Vincent Cardillo, MBA
In my initial article, I remarked that private-equity backed multilocation group practices, or dental service organizations (DSOs), are becoming more influential and controlling a larger portion of the dental market space. In my 20-plus years of experience growing DSOs, I’ve identified all successful and developing offices’ progress through Six Stages of Growth. Hence, as you transition from solo practitioner (Stage 1) to entrepreneurial (Stage 2) with two to three office locations, following these progressive steps will develop your foundation for further expansion.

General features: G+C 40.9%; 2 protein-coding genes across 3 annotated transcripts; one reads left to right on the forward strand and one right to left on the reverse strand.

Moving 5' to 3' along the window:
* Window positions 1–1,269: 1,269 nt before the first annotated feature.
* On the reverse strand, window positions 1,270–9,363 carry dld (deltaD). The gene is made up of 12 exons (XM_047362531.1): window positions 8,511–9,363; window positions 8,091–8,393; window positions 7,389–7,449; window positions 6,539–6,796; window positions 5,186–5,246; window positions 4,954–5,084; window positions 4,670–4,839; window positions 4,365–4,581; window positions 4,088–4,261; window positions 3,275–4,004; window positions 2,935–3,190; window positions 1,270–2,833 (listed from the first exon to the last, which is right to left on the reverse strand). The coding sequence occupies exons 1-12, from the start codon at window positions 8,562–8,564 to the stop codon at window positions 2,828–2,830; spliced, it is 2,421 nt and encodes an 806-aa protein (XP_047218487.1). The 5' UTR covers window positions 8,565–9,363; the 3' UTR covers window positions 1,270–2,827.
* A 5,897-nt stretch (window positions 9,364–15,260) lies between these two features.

Editor’s note: This article is part three of a seven-part series. Part four will appear in January. Find previous articles on DentalEconomics.com. Search “Cardillo.”
Last month’s article highlighted Stage 1: Solo Practitioner, and outlined five critical components essential to establishing your professional identity. This month’s article focuses on Stage 2, which is one of the most crucial of all stages of growth. Notably, this is where your business moves from you directly managing and producing in one office to you becoming a leader across two to three offices by delegating others to assume responsibilities, allowing you to mentor your clinical team and grow the practice. You’ll need to concentrate on the following critical components of Stage 2.
Human resources management